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"Fifty million dead. Billions sickened. Economic losses in trillions." Newspaper headlines from a long-feared pandemic? A terrorist attack? A natural disaster? No, these will be the headlines on Dec. 31, 2099, documenting the effects of tobacco use in the U.S. during this century. But these headlines need not occur. We know how to prevent the deaths, illnesses, and economic costs of tobacco use—and the road to doing so begins at the state level.
How do we know this? Because we have been there: California in the 1980s; Massachusetts and Florida in the 1990s; Maine, New York, and several other states in the past decade. Each has devoted modest to substantial funds to establish and maintain comprehensive tobacco control programs, and these programs worked. Where funding was adequate and maintained over a number of years, fewer youths started using tobacco, more adults quit, state populations became healthier, and tobacco-related health-care costs went down.
Yet, only one state, North Dakota, is now funding a tobacco control program at levels recommended by the Centers for Disease Control & Prevention, despite that data have demonstrated the effectiveness of the state-based tobacco control programs—from both a health and an economic perspective. Yes, economic times are tough, but these programs pay off. They produce revenue for needed state projects and they provide for the health of the states’ citizens. This is the job we expect our governments to do, and citizens should require that they do so.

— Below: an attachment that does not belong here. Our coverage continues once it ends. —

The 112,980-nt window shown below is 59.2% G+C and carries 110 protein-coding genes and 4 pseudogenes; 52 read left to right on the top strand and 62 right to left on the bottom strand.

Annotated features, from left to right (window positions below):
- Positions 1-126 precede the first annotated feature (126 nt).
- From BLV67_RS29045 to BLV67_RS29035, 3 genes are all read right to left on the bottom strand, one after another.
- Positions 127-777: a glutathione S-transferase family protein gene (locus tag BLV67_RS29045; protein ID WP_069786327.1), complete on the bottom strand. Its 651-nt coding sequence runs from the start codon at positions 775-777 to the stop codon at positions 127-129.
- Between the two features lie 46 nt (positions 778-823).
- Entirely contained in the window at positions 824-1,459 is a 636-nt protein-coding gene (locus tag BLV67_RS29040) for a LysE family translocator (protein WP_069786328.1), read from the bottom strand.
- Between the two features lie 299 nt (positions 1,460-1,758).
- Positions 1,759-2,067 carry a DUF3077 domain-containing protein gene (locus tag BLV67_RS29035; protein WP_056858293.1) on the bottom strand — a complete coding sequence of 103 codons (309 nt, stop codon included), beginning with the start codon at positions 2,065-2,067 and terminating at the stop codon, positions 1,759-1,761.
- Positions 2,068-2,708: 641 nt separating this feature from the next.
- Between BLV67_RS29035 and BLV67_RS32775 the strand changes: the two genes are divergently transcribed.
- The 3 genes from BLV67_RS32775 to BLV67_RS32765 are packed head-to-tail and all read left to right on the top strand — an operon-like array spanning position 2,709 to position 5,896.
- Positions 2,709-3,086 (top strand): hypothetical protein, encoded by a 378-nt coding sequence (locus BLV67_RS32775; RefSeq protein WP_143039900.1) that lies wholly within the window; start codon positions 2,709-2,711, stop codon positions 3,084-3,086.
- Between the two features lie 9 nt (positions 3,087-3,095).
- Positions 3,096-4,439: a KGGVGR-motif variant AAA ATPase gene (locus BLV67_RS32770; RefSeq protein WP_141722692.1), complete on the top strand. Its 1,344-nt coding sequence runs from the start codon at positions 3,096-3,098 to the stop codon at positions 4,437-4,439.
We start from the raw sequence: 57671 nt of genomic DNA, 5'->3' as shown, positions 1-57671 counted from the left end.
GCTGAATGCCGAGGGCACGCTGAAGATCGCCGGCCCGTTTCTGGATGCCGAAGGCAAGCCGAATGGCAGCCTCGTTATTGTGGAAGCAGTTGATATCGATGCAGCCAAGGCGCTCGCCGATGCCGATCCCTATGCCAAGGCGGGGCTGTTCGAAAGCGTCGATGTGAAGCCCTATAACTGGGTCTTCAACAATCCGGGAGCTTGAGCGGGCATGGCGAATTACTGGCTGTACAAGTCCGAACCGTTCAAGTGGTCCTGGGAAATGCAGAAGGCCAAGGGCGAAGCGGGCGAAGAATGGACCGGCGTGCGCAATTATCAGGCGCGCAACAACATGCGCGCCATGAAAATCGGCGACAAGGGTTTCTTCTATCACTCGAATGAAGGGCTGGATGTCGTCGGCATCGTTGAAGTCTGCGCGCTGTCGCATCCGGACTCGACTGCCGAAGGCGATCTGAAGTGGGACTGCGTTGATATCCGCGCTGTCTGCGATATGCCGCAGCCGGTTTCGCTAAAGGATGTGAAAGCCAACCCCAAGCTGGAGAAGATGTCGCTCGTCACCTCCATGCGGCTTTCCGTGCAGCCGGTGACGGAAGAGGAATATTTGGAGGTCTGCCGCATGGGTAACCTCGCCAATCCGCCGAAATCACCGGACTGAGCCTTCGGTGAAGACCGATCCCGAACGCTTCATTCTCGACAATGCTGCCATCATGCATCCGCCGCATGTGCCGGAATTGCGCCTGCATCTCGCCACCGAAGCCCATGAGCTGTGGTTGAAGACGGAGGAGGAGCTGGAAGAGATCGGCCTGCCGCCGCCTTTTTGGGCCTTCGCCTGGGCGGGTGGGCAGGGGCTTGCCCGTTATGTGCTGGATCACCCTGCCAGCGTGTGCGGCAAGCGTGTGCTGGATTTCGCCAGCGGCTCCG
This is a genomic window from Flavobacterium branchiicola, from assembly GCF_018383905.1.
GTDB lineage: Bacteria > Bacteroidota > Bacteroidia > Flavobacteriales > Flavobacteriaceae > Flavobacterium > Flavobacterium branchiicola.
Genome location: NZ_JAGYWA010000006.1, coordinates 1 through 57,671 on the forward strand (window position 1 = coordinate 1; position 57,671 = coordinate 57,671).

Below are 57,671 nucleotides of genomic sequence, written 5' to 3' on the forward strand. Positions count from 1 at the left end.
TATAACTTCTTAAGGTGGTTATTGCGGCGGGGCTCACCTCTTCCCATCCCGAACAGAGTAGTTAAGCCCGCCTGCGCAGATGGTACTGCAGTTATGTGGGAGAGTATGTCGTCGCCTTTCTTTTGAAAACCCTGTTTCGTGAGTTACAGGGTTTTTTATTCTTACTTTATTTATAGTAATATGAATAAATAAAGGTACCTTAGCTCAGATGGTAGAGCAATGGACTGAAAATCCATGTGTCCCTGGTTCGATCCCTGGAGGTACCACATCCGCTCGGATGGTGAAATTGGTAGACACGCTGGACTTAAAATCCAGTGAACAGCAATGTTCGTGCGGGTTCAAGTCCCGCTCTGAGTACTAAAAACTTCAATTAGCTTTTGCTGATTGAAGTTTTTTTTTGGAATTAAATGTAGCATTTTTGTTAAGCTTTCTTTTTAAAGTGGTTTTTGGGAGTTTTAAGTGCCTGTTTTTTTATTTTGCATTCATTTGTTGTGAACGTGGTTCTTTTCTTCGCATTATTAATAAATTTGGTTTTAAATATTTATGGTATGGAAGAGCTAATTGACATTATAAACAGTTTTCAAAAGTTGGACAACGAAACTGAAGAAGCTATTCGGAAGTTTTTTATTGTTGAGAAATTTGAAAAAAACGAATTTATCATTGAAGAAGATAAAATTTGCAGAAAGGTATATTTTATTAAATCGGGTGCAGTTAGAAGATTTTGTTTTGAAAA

Tobacco doesn’t pay tax. People do.
If all government and anti-smokers care about is the cash value of taxing people who smoke, it amounts to human trafficking of smokers. It’s abuse and manipulation, and debates on the subject of tobacco-tax revenue historically disregard actual human beings.
Tobacco control—with taxation as a tactic—is people control. The anti-smoking faction’s intent is to rescind the right of free will to choose. The adage that "the power to tax is the power to destroy" is consciously applied.
Because the tobacco tax is inescapable, however, many Americans would reason we want its use linked to anti-smoking programs. But pardon us informed, independent-minded smokers if we’d prefer it stay out of the hands of intolerant people who use it to assault our autonomy as adults. (And to those who say we need the smoking-cessation programs to alleviate the cost of smoke-related illnesses, let me remind you that the 1998 Master Settlement Agreement was intended to cover the alleged health-care costs of smokers, so any further argument regarding taxes for that purpose is to support a form of double jeopardy.)
Consider, too, that Congress awarded the Food & Drug Administration oversight of tobacco. Once the FDA implements all provisions of the Family Smoking Prevention & Tobacco Control Act, it’ll eliminate the need for state and other local smoking-cessation programs. Cutting out the redundancy will save states millions of dollars, relieving taxpayers of having to cover budget gaps with higher property and sales taxes.
"Denormalize" smoking, opponents say. But what they’re really doing is denormalizing civil liberties to accomplish that end. No benefit alleged by tobacco control supersedes our right to be left alone.Opinions and conclusions expressed in the BusinessWeek.com Debate Room do not necessarily reflect the views of Bloomberg BusinessWeek, BusinessWeek.com, or Bloomberg.
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